Projection Artworks is mainly known for its large-scale event-based projection mapping projects. For instance, to promote the Bear Grylls TV programme Escape from Hell, it created a projection onto Battersea Power Station that appeared to set the landmark building on fire. However, through its DisplayMapper division, the company is moving into smaller-scale 3D mapping applications with a longer shelf-life.
“Four or five years ago, LCD was the only choice for retail, but these days projectors are more affordable, more reliable and have longer lifecycles. We’ve got the education market to thank for this,” said Tom Burch, Projection Artworks’ founder and director. Additionally, displays have become such a widespread part of the retail landscape that shoppers don’t always look at them; so the retail industry needs to raise its game and offer something more experiential.
DisplayMapper offers self-contained, daylight visible projection mapping technology for use in in-store displays. There are four basic elements to the technology: a “low-end” projector (there are 200 to 300 suitable models on the market, according to Burch); a wireless router; a small form-factor PC; and the DisplayMapper app. “There’s nothing you would normally associate with a projector install – no keyboard, no monitors, no cable runs,” he pointed out. Content can be downloaded from the Cloud and stored locally on the PC, meaning that the same campaign can easily be rolled out to any number of locations.
The mapping app is designed to be used by non-technical staff: it’s simply a matter of tapping the screen of an iPad to drag key points in the content onto the corresponding corners of the projection surface. This also means, said Burch, that – for the more straightforward examples, at least – companies can often use their regular designers and create content in 2D, which the software converts into 3D. He added that, over a three-year period, the cost of a DisplayMapper installation could be as low as £5-£10 per day. “So this is not just the domain of the flagship store.”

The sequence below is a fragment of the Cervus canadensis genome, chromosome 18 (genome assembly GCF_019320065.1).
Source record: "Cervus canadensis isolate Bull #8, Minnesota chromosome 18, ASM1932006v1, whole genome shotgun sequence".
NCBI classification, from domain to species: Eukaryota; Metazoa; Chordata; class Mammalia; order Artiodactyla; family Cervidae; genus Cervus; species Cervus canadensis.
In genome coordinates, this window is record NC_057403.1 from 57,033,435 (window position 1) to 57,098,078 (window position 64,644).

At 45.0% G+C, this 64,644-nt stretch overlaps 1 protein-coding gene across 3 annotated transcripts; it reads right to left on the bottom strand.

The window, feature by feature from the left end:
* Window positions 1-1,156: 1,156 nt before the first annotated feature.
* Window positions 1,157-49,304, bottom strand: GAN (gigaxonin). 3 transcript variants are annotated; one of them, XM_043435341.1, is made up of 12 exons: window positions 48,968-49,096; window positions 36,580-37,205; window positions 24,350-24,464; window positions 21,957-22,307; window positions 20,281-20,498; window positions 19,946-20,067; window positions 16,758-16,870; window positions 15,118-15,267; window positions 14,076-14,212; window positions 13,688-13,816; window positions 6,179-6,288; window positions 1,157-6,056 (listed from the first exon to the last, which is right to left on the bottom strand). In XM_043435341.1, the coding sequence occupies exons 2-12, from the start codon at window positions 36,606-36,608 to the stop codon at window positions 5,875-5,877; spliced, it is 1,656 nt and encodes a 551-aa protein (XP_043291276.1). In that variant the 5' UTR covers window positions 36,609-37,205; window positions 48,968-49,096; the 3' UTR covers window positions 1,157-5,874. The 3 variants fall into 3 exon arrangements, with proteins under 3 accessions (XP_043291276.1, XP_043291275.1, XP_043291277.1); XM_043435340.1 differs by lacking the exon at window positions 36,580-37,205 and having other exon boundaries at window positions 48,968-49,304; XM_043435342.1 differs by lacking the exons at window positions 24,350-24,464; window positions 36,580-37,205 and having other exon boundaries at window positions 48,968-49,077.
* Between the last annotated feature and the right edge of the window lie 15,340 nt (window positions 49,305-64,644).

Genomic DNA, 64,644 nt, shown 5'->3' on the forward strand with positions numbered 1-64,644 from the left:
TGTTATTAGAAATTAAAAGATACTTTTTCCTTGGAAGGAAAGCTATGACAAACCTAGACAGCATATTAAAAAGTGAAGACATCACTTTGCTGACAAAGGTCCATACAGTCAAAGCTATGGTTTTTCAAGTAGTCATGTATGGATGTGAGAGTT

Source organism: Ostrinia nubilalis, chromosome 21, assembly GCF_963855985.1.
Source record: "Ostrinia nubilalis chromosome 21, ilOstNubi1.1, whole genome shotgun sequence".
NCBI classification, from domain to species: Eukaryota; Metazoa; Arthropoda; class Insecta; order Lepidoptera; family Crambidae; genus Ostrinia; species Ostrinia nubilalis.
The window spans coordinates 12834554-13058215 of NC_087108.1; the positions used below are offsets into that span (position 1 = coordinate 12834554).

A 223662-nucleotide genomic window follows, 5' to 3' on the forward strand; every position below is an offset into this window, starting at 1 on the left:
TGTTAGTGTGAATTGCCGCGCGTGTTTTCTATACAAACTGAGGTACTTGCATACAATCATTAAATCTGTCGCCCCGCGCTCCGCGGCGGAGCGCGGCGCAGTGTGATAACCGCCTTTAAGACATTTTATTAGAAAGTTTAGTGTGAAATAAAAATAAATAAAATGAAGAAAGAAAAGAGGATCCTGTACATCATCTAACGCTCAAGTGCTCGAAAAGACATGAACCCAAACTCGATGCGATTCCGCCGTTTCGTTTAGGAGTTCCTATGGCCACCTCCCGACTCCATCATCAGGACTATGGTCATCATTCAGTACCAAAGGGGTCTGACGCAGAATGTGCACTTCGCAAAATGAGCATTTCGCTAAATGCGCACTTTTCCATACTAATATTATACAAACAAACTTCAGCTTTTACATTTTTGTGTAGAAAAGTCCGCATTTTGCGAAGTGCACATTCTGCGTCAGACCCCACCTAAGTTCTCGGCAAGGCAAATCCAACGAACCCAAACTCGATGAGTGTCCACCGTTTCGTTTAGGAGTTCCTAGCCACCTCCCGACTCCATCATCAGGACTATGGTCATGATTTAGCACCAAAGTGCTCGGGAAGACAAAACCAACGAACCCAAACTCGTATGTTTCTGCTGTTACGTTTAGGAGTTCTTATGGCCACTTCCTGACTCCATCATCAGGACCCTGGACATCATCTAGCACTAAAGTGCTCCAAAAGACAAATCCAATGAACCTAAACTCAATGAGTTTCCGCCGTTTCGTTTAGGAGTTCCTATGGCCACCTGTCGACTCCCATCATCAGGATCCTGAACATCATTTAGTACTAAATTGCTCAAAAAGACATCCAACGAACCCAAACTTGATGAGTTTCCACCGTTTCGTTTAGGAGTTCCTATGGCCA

When I visited Projection Artworks’ studio in London, Burch showed me a number of applications of the technology, including the off-the-shelf MirrorBox offering, which is available for purchase or for hire. This features content that is both projected down onto the product being displayed and reflected up again by an ingenious selection of mirrors – so that the item is fully immersed in projected content. At the same time, an HD display in the back of the unit plays out additional video.
Because the projection is concentrated onto a relatively small area, the resolution is extremely high: in a demo with a Nike trainer, the content exactly matched the design of that specific shoe model, with separate parts of the shoe highlighted in different colours as the video imagery swept across its surface.
There were other DisplayMapper concepts on show alongside MirrorBox. One featured three Nike trainers on a wall display: as well as the colours of the shoes appearing to change, there was a line of text scrolling underneath each one. Burch explained that the wording could be replaced with live text from an RSS feed at appropriate moments – for instance, when a Nike-sponsored football player scored a goal.
There are other ways in which people can interact with the technology. For instance, in a display of mobile phones, the content being run on the display could be streamed to one of the phones when a customer picks it up.
Projection Artworks can offer a consultancy service for DisplayMapper – building the displays, trialing them and rolling them out; alternatively it can simply sell the product to integrators or direct to retailers.
A final point from Burch: “This isn’t just for point of sale applications. It could just as easily work for window displays, alcoves, mannequins and other display systems.” Maybe this could be the start of projection mapping becoming as commonplace in shops as LCD displays are now?